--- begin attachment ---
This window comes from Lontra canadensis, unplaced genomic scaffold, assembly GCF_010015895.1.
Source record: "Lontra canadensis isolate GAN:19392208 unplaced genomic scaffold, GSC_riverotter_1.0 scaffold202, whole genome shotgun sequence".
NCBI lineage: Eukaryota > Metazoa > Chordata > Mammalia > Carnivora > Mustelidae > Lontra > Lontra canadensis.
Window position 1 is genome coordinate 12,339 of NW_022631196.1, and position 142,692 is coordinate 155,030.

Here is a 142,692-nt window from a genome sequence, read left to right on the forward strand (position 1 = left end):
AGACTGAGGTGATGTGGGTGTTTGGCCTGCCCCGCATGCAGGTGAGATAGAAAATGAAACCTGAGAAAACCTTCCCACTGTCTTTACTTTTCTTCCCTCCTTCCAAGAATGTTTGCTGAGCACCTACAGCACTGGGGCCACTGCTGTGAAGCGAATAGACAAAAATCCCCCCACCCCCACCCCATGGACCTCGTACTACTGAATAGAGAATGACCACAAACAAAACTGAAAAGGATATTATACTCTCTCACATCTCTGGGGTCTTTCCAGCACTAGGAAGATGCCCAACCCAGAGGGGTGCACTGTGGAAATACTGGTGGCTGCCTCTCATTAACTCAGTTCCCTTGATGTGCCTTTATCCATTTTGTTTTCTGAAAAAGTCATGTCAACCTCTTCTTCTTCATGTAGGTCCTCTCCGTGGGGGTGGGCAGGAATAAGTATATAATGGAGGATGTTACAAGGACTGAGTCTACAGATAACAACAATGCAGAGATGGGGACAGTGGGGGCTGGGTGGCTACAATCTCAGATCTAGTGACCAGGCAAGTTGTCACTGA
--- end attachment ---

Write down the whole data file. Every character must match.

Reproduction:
This window comes from Lontra canadensis, unplaced genomic scaffold, assembly GCF_010015895.1.
Source record: "Lontra canadensis isolate GAN:19392208 unplaced genomic scaffold, GSC_riverotter_1.0 scaffold202, whole genome shotgun sequence".
NCBI lineage: Eukaryota > Metazoa > Chordata > Mammalia > Carnivora > Mustelidae > Lontra > Lontra canadensis.
Window position 1 is genome coordinate 12,339 of NW_022631196.1, and position 142,692 is coordinate 155,030.

Here is a 142,692-nt window from a genome sequence, read left to right on the forward strand (position 1 = left end):
AGACTGAGGTGATGTGGGTGTTTGGCCTGCCCCGCATGCAGGTGAGATAGAAAATGAAACCTGAGAAAACCTTCCCACTGTCTTTACTTTTCTTCCCTCCTTCCAAGAATGTTTGCTGAGCACCTACAGCACTGGGGCCACTGCTGTGAAGCGAATAGACAAAAATCCCCCCACCCCCACCCCATGGACCTCGTACTACTGAATAGAGAATGACCACAAACAAAACTGAAAAGGATATTATACTCTCTCACATCTCTGGGGTCTTTCCAGCACTAGGAAGATGCCCAACCCAGAGGGGTGCACTGTGGAAATACTGGTGGCTGCCTCTCATTAACTCAGTTCCCTTGATGTGCCTTTATCCATTTTGTTTTCTGAAAAAGTCATGTCAACCTCTTCTTCTTCATGTAGGTCCTCTCCGTGGGGGTGGGCAGGAATAAGTATATAATGGAGGATGTTACAAGGACTGAGTCTACAGATAACAACAATGCAGAGATGGGGACAGTGGGGGCTGGGTGGCTACAATCTCAGATCTAGTGACCAGGCAAGTTGTCACTGA